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As the Suffolk surrogate race turns
As Rich Schaffer scrambled this week to find a candidate to run as Suffolk County surrogate before a Friday Board of Elections deadline, more than a half-dozen sitting Supreme Court judges in his party turned down the pleas of the Suffolk Democratic leader.
Schaffer traveled to Riverhead Tuesday to ask longtime jurist William Rebolini to consider the spot but had no luck drawing him to what is likely to be a nasty fight over the deal-making with minor parties for control of the surrogate’s slot.
In the end, it was the minor party leaders who pulled Schaffer’s chestnuts out of the fire when Suffolk Family Court Judge Theresa Whelan agreed to make the run. Whelan, a Democrat, is the wife of Supreme Court Judge Thomas Whelan, who is closely tied to the Independence Party and was embroiled in several controversial lawsuits involving Oheka Castle’s Gary Melius and Ed Walsh, the jailed former Conservative Party leader. Independence Party leader Frank McKay resurrected Thomas Whelan’s career and then supported him for a judgeship.
Earlier this summer, McKay, Schaffer and Conservative Party leaders made a multi-party deal to fill judgeships and award the patronage plum of surrogate to a registered Conservative. That led to Schaffer supporting the wife of Frank Tinari, who holds the title of Suffolk Conservative Party leader. However, Marian Tinari backed out after it became clear she faced a primary on the Democratic line. Tinari is expected to get the consolation prize of being the Democratic nominee for a State Supreme Court judgeship at the judicial nominating convention this fall. The backroom deal with the minor parties is essentially still in place — just the titles have changed.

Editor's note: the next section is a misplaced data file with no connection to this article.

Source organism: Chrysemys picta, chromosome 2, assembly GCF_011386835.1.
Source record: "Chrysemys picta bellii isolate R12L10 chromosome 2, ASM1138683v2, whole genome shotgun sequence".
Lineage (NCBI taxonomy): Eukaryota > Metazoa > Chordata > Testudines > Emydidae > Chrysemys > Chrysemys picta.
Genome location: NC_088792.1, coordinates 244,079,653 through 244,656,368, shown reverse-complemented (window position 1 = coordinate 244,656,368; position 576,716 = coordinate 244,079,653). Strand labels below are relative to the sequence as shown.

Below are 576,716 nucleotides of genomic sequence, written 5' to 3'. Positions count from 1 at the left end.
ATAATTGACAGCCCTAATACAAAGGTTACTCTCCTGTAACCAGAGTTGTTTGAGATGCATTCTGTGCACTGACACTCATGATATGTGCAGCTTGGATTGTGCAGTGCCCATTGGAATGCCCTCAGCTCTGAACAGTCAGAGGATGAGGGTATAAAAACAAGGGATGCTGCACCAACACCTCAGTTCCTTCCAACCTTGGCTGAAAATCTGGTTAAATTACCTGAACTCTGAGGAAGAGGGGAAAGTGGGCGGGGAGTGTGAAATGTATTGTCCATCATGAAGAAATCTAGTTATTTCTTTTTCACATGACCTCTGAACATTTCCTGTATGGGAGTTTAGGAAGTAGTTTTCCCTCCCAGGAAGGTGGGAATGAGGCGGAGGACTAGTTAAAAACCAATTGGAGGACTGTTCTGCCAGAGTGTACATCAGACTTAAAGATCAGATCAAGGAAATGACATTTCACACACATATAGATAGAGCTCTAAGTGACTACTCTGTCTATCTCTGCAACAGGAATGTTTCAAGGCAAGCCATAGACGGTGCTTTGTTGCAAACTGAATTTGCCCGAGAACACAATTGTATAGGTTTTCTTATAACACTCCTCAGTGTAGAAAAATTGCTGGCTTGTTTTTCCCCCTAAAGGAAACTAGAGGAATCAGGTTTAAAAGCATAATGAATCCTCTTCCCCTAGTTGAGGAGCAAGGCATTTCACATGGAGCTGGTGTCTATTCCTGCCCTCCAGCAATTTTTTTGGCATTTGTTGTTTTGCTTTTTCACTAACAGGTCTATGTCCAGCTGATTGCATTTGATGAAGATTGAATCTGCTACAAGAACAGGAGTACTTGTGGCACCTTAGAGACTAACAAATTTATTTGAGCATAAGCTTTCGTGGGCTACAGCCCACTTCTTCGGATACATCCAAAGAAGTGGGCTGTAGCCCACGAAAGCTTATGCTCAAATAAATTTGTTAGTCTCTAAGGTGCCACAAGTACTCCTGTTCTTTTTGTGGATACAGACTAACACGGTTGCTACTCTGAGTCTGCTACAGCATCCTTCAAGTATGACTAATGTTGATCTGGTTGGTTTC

Tara Scully, a registered Republican, filed petitions last week to run on the Democratic line, against Tinari, a registered Conservative. In a Wednesday morning email to local party leaders, Schaffer highlighted Theresa Whelan’s Democratic credentials, noting without irony that she is facing a challenge from Scully, “a lifelong Republican.”
Thomas Whelan was named in a Newsday investigation that looked into the awarding of control of an ignition lock company to Melius and his associates. Whelan’s rulings favored Melius, who once tried to put McKay on the board of the company. An appeals court overturned Whelan’s decisions.
How low can campaign contributions go?
If you have a keen eye for cynicism, you’ll love the new dance craze sweeping New York politics.
It’s a modern version of the limbo, the dance that inspired the phrase: How low can you go?
We’re talking about campaign contributions, of course. And while having a big war chest is still a good thing, having it composed of as many small donations as possible is particularly virtuous.
Blame Bernie Sanders, if you must, who during his 2016 presidential primary run highlighted the number of small donors to his campaign as a way to define his appeal to “regular folks” rather than the corporate, political and cultural elite.